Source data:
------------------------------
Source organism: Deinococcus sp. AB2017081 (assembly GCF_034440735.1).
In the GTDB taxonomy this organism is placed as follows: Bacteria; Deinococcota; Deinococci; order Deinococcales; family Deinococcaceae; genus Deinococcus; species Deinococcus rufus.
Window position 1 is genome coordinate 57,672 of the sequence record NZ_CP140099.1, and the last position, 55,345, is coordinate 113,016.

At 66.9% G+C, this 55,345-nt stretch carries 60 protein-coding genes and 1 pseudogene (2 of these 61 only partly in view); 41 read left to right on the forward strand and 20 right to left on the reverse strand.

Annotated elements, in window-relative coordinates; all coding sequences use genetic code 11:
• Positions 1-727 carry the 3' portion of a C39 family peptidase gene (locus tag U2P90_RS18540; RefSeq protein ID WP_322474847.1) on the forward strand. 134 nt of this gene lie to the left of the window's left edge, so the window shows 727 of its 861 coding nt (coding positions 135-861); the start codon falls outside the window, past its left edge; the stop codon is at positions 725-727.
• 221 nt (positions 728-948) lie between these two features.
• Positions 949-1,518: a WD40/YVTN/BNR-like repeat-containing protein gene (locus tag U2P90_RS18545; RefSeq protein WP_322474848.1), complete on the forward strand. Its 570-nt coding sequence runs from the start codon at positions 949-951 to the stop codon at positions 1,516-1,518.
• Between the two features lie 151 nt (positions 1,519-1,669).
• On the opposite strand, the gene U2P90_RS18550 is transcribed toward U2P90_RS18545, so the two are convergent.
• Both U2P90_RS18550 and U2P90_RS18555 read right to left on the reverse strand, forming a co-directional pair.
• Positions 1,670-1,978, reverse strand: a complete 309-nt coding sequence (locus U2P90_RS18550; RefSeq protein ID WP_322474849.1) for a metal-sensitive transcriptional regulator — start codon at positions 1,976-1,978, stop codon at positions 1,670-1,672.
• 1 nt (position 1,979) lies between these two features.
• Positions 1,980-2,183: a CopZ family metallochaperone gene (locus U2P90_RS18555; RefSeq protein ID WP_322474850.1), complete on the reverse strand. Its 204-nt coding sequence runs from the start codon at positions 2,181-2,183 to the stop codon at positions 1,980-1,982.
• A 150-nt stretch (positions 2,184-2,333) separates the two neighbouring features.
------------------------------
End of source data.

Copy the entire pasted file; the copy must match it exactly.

Source organism: Deinococcus sp. AB2017081 (assembly GCF_034440735.1).
In the GTDB taxonomy this organism is placed as follows: Bacteria; Deinococcota; Deinococci; order Deinococcales; family Deinococcaceae; genus Deinococcus; species Deinococcus rufus.
Window position 1 is genome coordinate 57,672 of the sequence record NZ_CP140099.1, and the last position, 55,345, is coordinate 113,016.

At 66.9% G+C, this 55,345-nt stretch carries 60 protein-coding genes and 1 pseudogene (2 of these 61 only partly in view); 41 read left to right on the forward strand and 20 right to left on the reverse strand.

Annotated elements, in window-relative coordinates; all coding sequences use genetic code 11:
• Positions 1-727 carry the 3' portion of a C39 family peptidase gene (locus tag U2P90_RS18540; RefSeq protein ID WP_322474847.1) on the forward strand. 134 nt of this gene lie to the left of the window's left edge, so the window shows 727 of its 861 coding nt (coding positions 135-861); the start codon falls outside the window, past its left edge; the stop codon is at positions 725-727.
• 221 nt (positions 728-948) lie between these two features.
• Positions 949-1,518: a WD40/YVTN/BNR-like repeat-containing protein gene (locus tag U2P90_RS18545; RefSeq protein WP_322474848.1), complete on the forward strand. Its 570-nt coding sequence runs from the start codon at positions 949-951 to the stop codon at positions 1,516-1,518.
• Between the two features lie 151 nt (positions 1,519-1,669).
• On the opposite strand, the gene U2P90_RS18550 is transcribed toward U2P90_RS18545, so the two are convergent.
• Both U2P90_RS18550 and U2P90_RS18555 read right to left on the reverse strand, forming a co-directional pair.
• Positions 1,670-1,978, reverse strand: a complete 309-nt coding sequence (locus U2P90_RS18550; RefSeq protein ID WP_322474849.1) for a metal-sensitive transcriptional regulator — start codon at positions 1,976-1,978, stop codon at positions 1,670-1,672.
• 1 nt (position 1,979) lies between these two features.
• Positions 1,980-2,183: a CopZ family metallochaperone gene (locus U2P90_RS18555; RefSeq protein ID WP_322474850.1), complete on the reverse strand. Its 204-nt coding sequence runs from the start codon at positions 2,181-2,183 to the stop codon at positions 1,980-1,982.
• A 150-nt stretch (positions 2,184-2,333) separates the two neighbouring features.